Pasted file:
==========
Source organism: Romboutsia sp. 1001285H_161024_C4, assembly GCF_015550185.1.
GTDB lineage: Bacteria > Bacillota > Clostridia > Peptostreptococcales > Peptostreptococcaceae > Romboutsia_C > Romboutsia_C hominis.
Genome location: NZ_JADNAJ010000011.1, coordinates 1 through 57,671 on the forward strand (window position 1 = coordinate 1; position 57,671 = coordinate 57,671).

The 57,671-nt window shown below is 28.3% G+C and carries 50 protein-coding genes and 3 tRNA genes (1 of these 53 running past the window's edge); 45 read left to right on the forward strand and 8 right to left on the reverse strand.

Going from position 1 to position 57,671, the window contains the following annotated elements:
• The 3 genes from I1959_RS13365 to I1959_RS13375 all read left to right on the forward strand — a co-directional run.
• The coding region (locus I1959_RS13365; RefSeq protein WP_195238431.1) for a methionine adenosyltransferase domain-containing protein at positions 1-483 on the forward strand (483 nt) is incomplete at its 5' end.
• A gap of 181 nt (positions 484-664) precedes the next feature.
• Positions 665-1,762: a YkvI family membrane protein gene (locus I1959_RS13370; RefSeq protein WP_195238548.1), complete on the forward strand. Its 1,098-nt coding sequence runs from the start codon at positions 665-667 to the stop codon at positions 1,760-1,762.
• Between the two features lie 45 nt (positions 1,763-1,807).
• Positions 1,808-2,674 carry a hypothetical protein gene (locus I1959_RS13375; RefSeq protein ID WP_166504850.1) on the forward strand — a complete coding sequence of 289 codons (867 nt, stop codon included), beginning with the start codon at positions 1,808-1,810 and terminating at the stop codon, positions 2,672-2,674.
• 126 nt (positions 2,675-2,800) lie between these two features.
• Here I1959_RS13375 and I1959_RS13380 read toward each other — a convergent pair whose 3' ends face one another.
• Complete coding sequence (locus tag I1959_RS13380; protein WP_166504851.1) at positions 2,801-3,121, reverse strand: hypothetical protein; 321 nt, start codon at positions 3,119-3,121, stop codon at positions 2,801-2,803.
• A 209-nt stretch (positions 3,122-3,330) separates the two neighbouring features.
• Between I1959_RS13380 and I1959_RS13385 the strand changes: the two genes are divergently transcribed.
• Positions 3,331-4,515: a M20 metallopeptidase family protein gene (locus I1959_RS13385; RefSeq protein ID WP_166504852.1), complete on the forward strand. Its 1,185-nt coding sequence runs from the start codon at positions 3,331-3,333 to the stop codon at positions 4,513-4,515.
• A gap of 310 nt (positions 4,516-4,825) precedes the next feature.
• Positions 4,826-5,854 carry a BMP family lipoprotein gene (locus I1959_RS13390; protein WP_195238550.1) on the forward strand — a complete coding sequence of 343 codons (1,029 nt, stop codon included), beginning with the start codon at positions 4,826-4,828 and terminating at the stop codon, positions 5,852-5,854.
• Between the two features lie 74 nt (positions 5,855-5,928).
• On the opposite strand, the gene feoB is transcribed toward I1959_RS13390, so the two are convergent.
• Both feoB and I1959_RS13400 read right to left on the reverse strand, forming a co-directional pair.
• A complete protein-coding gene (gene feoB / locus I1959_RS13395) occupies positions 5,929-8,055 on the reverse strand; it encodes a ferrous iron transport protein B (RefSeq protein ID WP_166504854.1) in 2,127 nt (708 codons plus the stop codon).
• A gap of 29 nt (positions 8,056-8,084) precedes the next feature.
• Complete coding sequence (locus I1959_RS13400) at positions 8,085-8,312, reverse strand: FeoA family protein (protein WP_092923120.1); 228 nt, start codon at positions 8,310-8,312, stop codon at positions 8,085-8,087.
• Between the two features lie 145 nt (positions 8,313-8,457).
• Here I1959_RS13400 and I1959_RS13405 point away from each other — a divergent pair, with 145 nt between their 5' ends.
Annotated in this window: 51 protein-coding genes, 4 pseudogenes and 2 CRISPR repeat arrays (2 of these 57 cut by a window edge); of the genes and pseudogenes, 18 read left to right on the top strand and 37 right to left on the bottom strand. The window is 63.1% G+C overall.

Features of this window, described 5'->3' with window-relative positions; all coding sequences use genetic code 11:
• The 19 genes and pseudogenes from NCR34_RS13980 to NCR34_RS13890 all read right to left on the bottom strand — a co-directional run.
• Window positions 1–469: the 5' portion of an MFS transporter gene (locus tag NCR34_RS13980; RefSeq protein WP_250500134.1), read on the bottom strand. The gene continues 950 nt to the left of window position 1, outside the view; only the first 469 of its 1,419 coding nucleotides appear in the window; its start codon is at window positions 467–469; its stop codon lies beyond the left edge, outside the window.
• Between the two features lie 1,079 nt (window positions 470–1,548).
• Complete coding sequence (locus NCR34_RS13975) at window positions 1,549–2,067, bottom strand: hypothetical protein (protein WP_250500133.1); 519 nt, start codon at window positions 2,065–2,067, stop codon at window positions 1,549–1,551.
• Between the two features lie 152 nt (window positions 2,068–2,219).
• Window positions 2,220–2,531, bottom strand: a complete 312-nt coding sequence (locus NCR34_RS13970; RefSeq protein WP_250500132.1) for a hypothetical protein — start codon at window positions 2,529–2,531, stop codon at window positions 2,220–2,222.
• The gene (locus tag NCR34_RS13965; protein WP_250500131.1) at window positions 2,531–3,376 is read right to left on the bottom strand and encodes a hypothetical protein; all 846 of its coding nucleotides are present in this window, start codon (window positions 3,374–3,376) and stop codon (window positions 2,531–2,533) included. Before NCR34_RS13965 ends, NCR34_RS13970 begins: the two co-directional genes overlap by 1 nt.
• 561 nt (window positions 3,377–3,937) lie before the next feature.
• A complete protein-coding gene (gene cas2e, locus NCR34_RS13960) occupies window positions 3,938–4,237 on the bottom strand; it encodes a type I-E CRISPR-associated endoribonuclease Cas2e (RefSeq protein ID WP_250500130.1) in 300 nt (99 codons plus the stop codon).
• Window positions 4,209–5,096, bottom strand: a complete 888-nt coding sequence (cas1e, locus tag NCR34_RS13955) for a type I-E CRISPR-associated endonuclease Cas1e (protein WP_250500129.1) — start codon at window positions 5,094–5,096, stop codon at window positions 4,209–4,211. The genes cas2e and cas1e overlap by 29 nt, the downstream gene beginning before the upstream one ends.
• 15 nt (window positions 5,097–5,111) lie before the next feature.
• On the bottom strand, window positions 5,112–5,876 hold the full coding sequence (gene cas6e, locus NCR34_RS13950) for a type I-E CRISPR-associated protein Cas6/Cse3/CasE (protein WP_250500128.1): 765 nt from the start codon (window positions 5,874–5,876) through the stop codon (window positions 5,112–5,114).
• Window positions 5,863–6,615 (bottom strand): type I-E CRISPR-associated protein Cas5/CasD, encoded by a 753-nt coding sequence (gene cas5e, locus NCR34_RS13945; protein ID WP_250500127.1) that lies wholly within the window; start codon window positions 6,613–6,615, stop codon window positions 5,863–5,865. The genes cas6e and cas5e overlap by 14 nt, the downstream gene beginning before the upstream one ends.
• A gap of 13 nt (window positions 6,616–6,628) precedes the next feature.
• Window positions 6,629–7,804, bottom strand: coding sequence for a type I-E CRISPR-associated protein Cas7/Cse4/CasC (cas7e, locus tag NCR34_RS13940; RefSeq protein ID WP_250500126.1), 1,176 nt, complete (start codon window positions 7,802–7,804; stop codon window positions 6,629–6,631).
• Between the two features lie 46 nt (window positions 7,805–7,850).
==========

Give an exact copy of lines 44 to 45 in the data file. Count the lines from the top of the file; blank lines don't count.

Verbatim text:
• Window positions 6,629–7,804, bottom strand: coding sequence for a type I-E CRISPR-associated protein Cas7/Cse4/CasC (cas7e, locus tag NCR34_RS13940; RefSeq protein ID WP_250500126.1), 1,176 nt, complete (start codon window positions 7,802–7,804; stop codon window positions 6,629–6,631).
• Between the two features lie 46 nt (window positions 7,805–7,850).